Key Findings Details
Liquidity Constraints, the Extended Family, and Consumption
HwaJung Choi, Kathleen McGarry and Robert F. Schoeni
• Despite widespread anecdotal evidence of beneficence, empirical tests have rejected altruism as a motivation for behavior. However, economic models also suggest that individuals save in order to smooth consumption and cope with declines in income. A negative shock need not necessitate assistance from family if individuals have their own wealth holdings or have access to credit.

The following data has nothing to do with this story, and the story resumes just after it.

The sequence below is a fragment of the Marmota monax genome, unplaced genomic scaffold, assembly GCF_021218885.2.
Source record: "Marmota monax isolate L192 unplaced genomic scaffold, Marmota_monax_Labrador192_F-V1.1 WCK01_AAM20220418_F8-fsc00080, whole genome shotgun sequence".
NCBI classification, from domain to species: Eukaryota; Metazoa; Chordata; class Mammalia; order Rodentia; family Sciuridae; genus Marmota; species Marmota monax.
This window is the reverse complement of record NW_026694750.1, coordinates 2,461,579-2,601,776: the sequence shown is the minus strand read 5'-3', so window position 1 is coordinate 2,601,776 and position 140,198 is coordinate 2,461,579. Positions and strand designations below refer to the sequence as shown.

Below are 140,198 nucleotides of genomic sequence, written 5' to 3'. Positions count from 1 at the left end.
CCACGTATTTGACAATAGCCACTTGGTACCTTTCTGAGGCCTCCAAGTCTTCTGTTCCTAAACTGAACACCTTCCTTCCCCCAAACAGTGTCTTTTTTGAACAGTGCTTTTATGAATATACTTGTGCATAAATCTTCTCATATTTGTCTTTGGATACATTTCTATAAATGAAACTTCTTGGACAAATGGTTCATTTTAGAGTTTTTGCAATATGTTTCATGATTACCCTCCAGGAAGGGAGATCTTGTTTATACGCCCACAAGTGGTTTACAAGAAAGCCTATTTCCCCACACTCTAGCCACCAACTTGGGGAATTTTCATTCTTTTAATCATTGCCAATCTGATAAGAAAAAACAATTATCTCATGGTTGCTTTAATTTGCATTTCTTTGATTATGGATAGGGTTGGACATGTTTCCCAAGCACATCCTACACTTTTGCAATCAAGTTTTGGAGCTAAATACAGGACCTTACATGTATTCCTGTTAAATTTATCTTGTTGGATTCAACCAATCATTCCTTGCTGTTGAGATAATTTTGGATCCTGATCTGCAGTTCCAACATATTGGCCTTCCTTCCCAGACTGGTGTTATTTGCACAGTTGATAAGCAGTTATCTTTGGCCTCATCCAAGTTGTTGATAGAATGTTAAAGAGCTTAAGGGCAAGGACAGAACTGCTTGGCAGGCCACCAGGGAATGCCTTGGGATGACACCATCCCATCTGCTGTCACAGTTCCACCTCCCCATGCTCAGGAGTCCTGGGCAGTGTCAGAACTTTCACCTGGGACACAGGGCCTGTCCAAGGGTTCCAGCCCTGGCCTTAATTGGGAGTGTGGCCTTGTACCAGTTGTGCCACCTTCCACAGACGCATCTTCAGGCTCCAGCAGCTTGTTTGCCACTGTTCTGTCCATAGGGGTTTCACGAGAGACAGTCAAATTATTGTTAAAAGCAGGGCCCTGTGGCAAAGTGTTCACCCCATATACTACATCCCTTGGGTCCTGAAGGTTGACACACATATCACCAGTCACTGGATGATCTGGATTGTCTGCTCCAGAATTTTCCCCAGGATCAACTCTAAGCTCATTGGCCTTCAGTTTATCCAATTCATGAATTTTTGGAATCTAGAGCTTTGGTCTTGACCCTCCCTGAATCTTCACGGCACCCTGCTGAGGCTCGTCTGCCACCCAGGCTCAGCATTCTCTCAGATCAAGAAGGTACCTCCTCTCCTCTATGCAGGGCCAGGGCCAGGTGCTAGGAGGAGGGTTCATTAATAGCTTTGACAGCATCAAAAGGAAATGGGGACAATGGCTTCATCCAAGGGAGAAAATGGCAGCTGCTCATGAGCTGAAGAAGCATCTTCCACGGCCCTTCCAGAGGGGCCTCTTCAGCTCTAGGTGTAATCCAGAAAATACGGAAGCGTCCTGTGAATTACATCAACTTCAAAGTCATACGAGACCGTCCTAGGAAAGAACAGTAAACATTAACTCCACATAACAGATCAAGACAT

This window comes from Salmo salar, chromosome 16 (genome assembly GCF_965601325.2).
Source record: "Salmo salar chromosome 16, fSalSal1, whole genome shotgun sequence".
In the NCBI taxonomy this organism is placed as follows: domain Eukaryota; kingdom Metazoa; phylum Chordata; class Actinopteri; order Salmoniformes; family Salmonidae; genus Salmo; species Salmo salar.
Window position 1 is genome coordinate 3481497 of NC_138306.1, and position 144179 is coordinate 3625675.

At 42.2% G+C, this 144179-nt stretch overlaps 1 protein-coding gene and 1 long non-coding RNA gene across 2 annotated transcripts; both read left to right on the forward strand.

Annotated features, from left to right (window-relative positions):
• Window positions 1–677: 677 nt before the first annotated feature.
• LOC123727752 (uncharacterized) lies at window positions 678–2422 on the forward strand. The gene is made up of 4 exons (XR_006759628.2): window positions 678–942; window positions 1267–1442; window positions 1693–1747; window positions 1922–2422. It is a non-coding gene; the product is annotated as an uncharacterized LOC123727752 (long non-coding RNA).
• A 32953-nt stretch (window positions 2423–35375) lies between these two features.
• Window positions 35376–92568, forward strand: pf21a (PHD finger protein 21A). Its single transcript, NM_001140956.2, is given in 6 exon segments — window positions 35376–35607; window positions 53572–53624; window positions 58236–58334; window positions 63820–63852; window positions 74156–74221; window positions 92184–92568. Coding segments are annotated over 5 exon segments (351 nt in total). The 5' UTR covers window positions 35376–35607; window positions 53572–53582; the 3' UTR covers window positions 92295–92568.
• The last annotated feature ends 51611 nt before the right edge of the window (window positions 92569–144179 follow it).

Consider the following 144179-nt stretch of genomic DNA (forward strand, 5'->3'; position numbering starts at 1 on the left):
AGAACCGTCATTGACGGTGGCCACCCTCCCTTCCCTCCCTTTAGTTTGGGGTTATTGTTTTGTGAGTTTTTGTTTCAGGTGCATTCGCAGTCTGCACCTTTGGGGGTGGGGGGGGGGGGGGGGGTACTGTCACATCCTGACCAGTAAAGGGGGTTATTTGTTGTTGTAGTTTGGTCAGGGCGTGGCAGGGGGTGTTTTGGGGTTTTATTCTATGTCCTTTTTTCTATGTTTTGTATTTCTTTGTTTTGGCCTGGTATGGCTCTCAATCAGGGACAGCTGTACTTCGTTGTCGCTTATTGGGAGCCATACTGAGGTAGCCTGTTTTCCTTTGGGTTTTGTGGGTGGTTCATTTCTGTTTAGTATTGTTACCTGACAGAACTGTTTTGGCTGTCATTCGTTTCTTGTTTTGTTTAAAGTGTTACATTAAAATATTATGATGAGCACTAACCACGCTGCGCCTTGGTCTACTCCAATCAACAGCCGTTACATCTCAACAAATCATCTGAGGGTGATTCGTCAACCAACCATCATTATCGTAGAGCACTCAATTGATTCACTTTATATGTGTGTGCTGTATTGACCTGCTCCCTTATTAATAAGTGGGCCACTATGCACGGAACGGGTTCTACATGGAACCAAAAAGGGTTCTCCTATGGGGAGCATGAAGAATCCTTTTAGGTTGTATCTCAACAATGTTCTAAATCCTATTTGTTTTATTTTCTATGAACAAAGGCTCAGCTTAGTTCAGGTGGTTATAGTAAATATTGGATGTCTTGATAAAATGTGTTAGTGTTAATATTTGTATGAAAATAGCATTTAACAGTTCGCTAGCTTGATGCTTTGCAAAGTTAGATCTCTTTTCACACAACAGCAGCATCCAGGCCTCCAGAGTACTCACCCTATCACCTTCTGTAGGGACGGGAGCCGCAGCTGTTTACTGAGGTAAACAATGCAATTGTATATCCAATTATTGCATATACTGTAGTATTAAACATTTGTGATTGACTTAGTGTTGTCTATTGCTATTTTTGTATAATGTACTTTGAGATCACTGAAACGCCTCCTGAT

• A rigorous test would be based on changes in consumption. Our estimates using comprehensive information on consumption from 1999-2011 imply similar qualitative conclusions about altruism; we reject the predictions of the strict altruism model.
• However, the estimates from the static and dynamic models taken together imply suggestive evidence in favor of effects of dynastic income on own consumption.
• We go on to test whether the response of own consumption to changes in transitory income is dependent on not only one’s own wealth, but the wealth of the extended family. We find some evidence indicating that the effect of transitory income on consumption is influenced by the level of wealth held by extended family members.